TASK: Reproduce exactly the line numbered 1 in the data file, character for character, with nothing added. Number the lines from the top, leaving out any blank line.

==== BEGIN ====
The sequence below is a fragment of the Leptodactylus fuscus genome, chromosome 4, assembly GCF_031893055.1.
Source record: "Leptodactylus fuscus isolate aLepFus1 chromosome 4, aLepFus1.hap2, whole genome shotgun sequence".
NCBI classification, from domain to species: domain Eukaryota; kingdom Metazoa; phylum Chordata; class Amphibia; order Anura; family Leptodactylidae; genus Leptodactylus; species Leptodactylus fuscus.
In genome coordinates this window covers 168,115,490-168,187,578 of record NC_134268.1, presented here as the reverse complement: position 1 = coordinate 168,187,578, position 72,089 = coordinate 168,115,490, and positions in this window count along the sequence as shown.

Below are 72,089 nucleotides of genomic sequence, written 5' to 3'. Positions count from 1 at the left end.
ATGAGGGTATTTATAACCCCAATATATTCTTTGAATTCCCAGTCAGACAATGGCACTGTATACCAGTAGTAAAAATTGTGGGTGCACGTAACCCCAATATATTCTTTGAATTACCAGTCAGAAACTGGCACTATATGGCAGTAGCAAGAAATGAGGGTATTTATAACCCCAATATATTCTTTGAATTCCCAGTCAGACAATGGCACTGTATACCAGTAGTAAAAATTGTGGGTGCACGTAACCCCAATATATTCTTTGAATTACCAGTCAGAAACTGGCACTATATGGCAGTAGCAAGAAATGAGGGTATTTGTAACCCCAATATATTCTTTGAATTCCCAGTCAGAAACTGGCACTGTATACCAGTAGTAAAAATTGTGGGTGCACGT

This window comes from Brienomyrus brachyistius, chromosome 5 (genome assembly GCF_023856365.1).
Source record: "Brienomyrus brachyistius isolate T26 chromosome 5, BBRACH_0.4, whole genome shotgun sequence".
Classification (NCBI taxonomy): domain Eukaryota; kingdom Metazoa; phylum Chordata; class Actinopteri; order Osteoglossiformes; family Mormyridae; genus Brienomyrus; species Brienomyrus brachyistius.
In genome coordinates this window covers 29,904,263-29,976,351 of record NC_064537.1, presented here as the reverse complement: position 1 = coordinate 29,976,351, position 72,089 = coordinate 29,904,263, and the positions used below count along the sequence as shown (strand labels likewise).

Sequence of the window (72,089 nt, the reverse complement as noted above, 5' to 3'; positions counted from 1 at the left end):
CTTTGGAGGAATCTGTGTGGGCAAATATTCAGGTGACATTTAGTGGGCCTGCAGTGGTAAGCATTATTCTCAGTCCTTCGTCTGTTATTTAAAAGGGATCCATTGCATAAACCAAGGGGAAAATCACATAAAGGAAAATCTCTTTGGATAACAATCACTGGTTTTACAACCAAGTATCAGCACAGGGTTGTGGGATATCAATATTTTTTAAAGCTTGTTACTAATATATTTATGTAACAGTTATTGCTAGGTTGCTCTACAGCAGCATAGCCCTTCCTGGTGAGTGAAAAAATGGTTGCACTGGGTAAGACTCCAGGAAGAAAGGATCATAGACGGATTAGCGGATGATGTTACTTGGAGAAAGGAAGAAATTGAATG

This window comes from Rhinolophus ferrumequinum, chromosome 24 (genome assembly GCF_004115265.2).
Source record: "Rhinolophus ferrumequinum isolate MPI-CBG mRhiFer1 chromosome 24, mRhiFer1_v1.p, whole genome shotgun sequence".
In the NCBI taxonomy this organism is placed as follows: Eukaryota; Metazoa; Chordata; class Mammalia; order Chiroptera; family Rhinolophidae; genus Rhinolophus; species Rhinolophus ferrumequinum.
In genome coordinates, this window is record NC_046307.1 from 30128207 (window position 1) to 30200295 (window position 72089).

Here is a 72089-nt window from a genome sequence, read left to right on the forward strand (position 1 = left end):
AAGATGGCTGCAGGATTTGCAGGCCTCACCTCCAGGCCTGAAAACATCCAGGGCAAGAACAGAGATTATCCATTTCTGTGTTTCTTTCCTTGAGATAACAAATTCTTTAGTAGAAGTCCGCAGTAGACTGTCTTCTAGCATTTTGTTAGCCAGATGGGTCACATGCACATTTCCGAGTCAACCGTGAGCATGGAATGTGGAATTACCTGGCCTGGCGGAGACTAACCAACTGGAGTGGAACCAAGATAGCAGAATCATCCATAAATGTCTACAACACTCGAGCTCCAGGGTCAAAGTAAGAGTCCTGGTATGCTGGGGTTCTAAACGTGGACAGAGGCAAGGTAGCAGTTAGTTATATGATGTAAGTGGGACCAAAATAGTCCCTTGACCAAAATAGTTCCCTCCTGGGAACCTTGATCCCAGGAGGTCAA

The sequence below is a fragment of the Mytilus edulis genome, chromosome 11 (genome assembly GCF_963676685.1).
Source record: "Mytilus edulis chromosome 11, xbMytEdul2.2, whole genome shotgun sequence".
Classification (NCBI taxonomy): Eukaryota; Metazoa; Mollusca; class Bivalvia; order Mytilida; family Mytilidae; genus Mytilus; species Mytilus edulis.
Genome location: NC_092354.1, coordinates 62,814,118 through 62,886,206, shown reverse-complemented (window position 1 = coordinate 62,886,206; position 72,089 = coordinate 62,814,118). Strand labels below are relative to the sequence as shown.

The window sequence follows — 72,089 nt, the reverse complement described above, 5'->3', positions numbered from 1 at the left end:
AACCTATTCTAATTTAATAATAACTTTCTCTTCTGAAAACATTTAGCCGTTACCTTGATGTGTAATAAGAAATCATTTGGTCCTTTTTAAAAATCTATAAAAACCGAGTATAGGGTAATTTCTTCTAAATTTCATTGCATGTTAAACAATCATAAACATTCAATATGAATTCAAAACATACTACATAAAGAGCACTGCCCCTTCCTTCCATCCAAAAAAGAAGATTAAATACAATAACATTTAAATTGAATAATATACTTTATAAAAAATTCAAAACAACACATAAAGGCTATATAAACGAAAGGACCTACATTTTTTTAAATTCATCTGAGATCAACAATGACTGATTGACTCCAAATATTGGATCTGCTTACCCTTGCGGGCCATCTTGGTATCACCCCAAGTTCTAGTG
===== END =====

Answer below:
The sequence below is a fragment of the Leptodactylus fuscus genome, chromosome 4, assembly GCF_031893055.1.